Potential claims and liability for judges and court employees is an important consideration of the chief judge and court administrator. In anticipation of potential claims, an investigation should be conducted about obtaining attorney representation and indemnification or insurance coverage for liability protection of judges and court employees. If a claim arises, there are two important considerations: attorney representation and liability coverage by way of insurance or indemnification.
Since October 1, 1984 the Michigan attorney general has been required to defend judges of all state courts in certain situations. This obligation first appeared in the General Government Appropriations Act for Fiscal Year 1984-85. (1984 PA 222, ' 27) The language continues to appear in the General Government Appropriations Act for each fiscal year and states that "the attorney general shall defend judges of all state courts whenever a claim is made or a civil action is commenced for injuries to persons or property caused by the judge through the performance of the judge's duties while acting within the scope of his or her authority as a judge."
There are situations in which legal representation of judges, courts, and court personnel may be sought but are outside the scope of the language in these public acts.
Who May Represent
Courts and judges may be provided legal representation by the attorney general. If court employees are codefendants in actions against courts or judges, they may receive representation from the attorney general as well, at the request of the state court administrator. Courts, judges, or court employees may also receive representation from prosecuting attorneys, an attorney employed by the court’s funding unit, or by a judicial assistant. (OAG, 1979-1980, No. 5572, p 421, 423 [October 4, 1979], MCL 49.71-49.73, MCL 49.153, MCL 600.1481, MCL 691.1408)
Scope of Representation
The obligation of the attorney general to defend courts and judges of all state courts is administered through State Court Administrative Office Guidelines for Securing Attorney General Representation for Courts (dated December 2004). A judge or court may request and will receive representation by the attorney general in civil actions requesting monetary damages based on actions by the judge in his or her judicial or administrative capacity. Exempted are civil actions brought by a local government agency, mandamus, superintending control actions, and disciplinary proceedings. The mechanics by which requests for representation are made are also set forth in these guidelines.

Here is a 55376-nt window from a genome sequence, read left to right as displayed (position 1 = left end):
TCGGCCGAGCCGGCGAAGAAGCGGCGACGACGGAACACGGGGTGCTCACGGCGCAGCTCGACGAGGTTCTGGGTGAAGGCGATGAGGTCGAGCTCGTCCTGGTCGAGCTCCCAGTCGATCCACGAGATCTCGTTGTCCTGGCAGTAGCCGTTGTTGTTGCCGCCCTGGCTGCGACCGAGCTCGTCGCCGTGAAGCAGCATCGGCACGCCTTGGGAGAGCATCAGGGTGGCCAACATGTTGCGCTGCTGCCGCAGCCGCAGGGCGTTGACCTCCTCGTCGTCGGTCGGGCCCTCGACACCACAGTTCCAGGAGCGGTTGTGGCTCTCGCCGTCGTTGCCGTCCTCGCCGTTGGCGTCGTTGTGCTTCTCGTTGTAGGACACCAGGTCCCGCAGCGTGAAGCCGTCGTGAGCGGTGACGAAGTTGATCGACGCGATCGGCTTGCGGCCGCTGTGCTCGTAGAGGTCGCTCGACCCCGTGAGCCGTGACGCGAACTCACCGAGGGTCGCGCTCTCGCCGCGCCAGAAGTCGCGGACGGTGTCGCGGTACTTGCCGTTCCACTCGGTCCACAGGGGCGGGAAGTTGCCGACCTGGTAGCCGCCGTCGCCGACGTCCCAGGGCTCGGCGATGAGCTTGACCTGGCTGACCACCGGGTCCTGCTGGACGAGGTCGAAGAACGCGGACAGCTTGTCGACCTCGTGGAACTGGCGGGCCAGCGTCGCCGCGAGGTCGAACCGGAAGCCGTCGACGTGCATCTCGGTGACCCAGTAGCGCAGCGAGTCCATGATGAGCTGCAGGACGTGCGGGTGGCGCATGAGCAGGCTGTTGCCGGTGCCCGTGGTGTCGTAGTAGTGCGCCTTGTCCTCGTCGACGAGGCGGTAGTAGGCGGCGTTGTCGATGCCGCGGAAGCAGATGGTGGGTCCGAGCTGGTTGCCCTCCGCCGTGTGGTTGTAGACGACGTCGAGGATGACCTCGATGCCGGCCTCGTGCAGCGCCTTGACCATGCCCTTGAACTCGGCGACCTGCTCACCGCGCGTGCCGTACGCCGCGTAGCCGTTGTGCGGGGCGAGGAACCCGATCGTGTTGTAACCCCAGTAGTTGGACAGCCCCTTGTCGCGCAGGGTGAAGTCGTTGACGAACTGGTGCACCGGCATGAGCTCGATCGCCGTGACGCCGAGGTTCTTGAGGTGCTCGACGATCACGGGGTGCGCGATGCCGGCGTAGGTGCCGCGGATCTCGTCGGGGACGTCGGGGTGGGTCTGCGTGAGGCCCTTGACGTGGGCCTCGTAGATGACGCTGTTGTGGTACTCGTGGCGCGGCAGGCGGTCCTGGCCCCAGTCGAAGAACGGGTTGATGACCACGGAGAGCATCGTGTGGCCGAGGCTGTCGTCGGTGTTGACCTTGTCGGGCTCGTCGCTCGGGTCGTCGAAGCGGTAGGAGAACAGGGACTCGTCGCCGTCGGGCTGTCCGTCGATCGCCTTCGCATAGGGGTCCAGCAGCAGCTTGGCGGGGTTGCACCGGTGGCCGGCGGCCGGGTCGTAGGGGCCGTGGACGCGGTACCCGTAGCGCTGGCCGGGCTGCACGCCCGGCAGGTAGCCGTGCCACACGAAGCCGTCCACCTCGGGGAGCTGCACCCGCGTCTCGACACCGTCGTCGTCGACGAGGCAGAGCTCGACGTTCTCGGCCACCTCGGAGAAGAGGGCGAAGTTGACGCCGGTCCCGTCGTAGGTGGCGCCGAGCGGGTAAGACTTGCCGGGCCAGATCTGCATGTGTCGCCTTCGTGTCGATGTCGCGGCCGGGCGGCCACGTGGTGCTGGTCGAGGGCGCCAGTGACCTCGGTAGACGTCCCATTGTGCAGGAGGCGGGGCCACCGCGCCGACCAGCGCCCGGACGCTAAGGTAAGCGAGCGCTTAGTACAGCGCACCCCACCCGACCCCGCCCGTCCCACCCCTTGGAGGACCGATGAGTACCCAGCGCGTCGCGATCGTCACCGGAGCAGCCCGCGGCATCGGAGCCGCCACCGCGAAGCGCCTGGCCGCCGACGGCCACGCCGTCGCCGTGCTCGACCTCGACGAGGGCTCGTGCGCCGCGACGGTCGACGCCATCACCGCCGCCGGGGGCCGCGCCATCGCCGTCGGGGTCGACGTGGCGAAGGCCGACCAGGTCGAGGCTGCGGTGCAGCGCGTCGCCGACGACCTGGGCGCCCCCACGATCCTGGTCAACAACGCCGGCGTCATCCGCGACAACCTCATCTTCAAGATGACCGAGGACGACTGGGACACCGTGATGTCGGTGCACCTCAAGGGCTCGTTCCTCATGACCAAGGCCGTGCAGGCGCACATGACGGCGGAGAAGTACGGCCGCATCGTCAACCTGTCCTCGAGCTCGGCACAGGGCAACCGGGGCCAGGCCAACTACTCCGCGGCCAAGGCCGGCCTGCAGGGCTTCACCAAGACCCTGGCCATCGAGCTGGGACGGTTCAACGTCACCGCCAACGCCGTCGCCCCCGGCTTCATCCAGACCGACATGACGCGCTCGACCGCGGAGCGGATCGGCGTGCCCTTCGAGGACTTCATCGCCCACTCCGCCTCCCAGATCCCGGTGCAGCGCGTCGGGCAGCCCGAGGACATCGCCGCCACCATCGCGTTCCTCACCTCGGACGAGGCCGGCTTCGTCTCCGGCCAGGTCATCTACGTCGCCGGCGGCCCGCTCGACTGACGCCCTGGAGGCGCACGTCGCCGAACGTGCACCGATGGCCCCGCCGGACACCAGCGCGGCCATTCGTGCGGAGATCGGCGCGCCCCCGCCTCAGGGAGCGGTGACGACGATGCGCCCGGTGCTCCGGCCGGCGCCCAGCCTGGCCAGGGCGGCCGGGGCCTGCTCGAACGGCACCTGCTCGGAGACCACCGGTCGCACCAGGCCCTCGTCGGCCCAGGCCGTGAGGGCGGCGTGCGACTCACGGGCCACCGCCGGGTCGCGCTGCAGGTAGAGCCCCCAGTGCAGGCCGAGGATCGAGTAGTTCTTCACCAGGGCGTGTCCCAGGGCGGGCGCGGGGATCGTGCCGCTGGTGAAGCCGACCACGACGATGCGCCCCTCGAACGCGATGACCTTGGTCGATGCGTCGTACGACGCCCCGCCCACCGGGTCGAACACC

Procedure for Providing Representation
Determination of Insurance Coverage or Other Means for Addressing Representation
A determination should be made as to whether there is any insurance coverage for a judge or court employee. If a judge or court employee has obtained insurance, legal representation is generally part of the coverage. Selection of an attorney is governed by the insurance policy terms. A determination should also be made as to whether there is representation for judges and/or court employees in employee handbooks, collective bargaining agreements, resolutions, or other official action of local funding units.
In the event a court or judge is a defendant or respondent in a matter covered by the SCAO Guidelines for Securing Attorney General Representation, a letter should be sent immediately after service of the summons and complaint to the state court administrator asking for attorney general representation. The original copy of the summons and complaint should be included with the request, along with the date of service and how service was made.
Insurance Coverage or Indemnification
Entitlement to Indemnification
Courts and judges receiving representation pursuant to the SCAO Guidelines for Securing Attorney General Representation for Courts are not entitled to indemnification from the state.
Payment of any settlement or judgment is not the responsibility of the State of Michigan or any of its agencies or boards. Payment is the responsibility of the court's local funding unit. (MCL 600.591, MCL 600.837 and MCL 600.8271, Cameron v Monroe County Probate Court, 457 Mich 423 )
Indemnification Through Other Means
A determination should also be made as to whether there is indemnification for judges and/or court employees in employer/employee handbooks, collective bargaining agreements, resolutions, or other official action of local funding units.
Representation/Indemnification Authorized; Not Required
State law authorizes, but does not require, a government agency to pay for, engage, or furnish an attorney for an officer or employee sued for injuries to persons or property caused by negligence while acting in the course of employment and scope of authority. The government agency may, but is not required to, indemnify its officers or employees. (MCL 691.1408)
If a court or judge has obtained judicial liability insurance, then the damages, interest, costs, and taxable fees may be payable to the extent of the coverage.